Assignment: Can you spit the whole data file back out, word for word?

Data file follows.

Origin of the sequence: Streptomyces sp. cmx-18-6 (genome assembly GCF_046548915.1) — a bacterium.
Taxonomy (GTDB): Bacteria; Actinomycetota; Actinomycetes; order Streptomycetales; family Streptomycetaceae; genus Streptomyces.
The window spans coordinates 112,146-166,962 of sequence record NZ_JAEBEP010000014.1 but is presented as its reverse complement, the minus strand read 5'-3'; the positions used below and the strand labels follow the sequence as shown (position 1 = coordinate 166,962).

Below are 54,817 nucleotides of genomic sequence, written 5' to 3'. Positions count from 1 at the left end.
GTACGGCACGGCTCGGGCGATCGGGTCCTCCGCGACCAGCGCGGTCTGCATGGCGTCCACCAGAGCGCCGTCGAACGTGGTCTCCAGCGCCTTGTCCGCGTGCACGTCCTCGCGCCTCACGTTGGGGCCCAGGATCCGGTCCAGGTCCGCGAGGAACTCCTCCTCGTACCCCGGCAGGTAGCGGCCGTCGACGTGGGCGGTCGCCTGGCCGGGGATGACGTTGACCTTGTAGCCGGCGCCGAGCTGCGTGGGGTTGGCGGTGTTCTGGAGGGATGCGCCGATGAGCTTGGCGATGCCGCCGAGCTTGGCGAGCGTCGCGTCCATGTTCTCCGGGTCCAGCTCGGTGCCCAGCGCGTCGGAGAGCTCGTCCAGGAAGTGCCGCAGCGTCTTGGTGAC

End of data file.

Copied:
Origin of the sequence: Streptomyces sp. cmx-18-6 (genome assembly GCF_046548915.1) — a bacterium.
Taxonomy (GTDB): Bacteria; Actinomycetota; Actinomycetes; order Streptomycetales; family Streptomycetaceae; genus Streptomyces.
The window spans coordinates 112,146-166,962 of sequence record NZ_JAEBEP010000014.1 but is presented as its reverse complement, the minus strand read 5'-3'; the positions used below and the strand labels follow the sequence as shown (position 1 = coordinate 166,962).

Below are 54,817 nucleotides of genomic sequence, written 5' to 3'. Positions count from 1 at the left end.
GTACGGCACGGCTCGGGCGATCGGGTCCTCCGCGACCAGCGCGGTCTGCATGGCGTCCACCAGAGCGCCGTCGAACGTGGTCTCCAGCGCCTTGTCCGCGTGCACGTCCTCGCGCCTCACGTTGGGGCCCAGGATCCGGTCCAGGTCCGCGAGGAACTCCTCCTCGTACCCCGGCAGGTAGCGGCCGTCGACGTGGGCGGTCGCCTGGCCGGGGATGACGTTGACCTTGTAGCCGGCGCCGAGCTGCGTGGGGTTGGCGGTGTTCTGGAGGGATGCGCCGATGAGCTTGGCGATGCCGCCGAGCTTGGCGAGCGTCGCGTCCATGTTCTCCGGGTCCAGCTCGGTGCCCAGCGCGTCGGAGAGCTCGTCCAGGAAGTGCCGCAGCGTCTTGGTGAC